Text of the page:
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Blockchain: First crypto,Now Healthcare.


Image credit:ELEKTRA LABS/CREATIVE COMMONS BY LICENSE



Between 2009 and 2017 alone, there were over 176 million data breaches relating to health records. For model countries like the US, allocating 20% of their GDP to healthcare doesn't seem like a sustainable solution to constant data breaches plaguing the industry. But perhaps, it's time to take a cue from recent BIS Research that reveals that the immediate application and integration of blockchain in healthcare could save more than $100 billion per year in costs related to operations, IT, personnel, support functions, and health data breaches by 2025. So, what is blockchain, and what does it have to offer?


Blockchain refers to a distributed system that generates and stores data records. It comprises digital ledgers represented by blocks, showing how records are changed or accessed on a peer-to-peer network. These records are immutable and held together by cryptographic keys. A single alteration to the records in the block requires the nodes to create a new block with a unique cryptographic key. A new block is generated with every alteration, creating a chain.


As such, manipulating, mimicking, and falsifying data become almost impossible. This explains why the robust security infrastructure enabled by blockchain has unlocked incredible advances in decentralized finance (DeFi), real estate, retail supply, and now, healthcare. Blockchain in healthcare is mainly in its infancy, but so far, it has touched the following areas:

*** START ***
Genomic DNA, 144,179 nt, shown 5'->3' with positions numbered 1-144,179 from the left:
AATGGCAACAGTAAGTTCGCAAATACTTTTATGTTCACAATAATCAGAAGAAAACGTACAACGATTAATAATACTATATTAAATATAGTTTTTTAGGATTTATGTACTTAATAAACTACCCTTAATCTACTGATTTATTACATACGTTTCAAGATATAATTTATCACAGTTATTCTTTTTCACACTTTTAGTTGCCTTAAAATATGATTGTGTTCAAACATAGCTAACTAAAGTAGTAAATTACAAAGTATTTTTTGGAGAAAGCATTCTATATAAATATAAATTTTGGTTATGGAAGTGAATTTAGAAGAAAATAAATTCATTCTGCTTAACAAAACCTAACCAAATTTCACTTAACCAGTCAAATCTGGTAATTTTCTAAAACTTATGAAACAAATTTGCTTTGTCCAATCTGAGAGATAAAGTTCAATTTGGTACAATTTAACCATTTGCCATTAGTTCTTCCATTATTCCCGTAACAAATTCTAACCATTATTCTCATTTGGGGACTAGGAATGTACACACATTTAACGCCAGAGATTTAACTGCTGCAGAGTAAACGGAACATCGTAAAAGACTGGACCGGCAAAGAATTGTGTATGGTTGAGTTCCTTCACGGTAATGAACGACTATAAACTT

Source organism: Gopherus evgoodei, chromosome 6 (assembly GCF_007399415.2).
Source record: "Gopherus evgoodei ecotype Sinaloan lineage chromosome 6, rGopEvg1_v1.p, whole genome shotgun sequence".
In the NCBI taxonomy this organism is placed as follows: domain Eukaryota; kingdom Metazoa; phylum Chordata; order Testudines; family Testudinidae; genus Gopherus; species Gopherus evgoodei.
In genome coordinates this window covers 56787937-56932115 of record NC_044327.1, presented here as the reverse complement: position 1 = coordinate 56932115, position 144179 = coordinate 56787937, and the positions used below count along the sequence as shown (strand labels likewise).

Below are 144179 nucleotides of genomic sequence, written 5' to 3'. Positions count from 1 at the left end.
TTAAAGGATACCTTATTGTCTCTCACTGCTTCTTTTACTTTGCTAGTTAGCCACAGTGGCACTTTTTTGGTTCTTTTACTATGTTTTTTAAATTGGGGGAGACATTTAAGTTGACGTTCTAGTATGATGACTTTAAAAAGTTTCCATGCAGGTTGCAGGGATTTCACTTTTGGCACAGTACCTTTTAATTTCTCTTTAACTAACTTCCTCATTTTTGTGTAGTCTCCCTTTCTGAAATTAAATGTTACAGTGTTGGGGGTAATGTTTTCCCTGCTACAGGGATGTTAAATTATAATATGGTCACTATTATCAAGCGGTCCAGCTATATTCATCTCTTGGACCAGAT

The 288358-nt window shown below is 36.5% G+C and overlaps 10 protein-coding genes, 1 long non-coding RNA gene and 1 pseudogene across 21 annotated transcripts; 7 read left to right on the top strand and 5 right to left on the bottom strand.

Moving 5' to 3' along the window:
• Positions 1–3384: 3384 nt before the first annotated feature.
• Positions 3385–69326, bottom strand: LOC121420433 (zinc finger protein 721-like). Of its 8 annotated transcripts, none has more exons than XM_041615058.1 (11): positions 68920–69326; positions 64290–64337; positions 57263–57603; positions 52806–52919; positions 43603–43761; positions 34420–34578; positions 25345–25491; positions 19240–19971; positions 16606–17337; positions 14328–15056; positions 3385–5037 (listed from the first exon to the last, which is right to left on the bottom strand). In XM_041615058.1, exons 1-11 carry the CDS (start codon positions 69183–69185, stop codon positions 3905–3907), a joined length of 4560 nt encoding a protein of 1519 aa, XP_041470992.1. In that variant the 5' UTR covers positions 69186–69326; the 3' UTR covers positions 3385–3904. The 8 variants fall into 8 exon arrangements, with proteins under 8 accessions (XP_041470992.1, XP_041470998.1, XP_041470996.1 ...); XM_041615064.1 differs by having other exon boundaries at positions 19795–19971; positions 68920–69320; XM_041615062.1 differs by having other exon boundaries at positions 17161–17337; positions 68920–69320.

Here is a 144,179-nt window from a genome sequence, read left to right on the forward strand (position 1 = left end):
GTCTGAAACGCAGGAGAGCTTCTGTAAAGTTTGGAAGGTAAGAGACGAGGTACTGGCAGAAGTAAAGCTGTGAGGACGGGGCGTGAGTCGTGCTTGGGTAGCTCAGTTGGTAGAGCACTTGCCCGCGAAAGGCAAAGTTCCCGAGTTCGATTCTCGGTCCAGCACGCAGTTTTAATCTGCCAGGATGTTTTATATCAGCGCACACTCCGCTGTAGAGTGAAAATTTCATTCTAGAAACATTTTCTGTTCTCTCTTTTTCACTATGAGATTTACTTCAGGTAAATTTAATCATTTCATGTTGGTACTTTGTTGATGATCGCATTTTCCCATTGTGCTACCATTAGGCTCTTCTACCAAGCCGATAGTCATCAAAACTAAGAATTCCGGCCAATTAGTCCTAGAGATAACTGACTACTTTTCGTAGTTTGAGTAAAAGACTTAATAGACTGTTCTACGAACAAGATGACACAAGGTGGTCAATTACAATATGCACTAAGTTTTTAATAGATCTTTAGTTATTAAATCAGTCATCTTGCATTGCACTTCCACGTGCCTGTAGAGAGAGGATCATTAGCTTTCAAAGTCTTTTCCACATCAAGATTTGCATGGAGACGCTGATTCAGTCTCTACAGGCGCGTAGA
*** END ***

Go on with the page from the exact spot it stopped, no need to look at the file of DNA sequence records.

1. Medical research — enhancing uniform access to a broad spectrum of data, promoting public health reporting and clinical research

  2. Seamless transfer of patients between healthcare providers — patients sharing their health data or electronic medical records through a shareable private key with providers, boosting health information technology and (HIT) collaboration and interoperability

  3. Securing and tracking medical supplies — helping to secure and identify medical supplies and minimize counterfeiting

  4. Tracking diseases — real time disease reporting and analysis of disease patterns, from origins to transmission parameters

  5. Safeguarding genomics — enabling the creation of online marketplaces for genomic information for research and eliminating genomic data theft.


Several blockchain applications have attempted the above solutions, building their typically small-scale frameworks on Ethereum and Hyperledger Fabric. Akiri, and BurstIQ, for instance, aim to secure healthcare data to be shared only with parties authorized by patients. Taking things some notches higher, MedicalChain's Myclinic.com implemented Medtokens as fees for video consultations while enhancing ultra-secure, single-point access to patient information.


Blockchain is the new cool and, like every other tech, comes with its fair share of security flaws and environmental concerns. It is up to relevant stakeholders to consolidate its strengths and minimize possible setbacks.


Written By Fasola Monioluwa.


Join OHT IBADAN on May 14th to discuss potentials of Blockchain in Healthcare.Speakers are Bashirudeen Opeyemi and Dr.Simpa Dania.

Register with this link: https://bit.ly/OHTIBmeetup

See you there!


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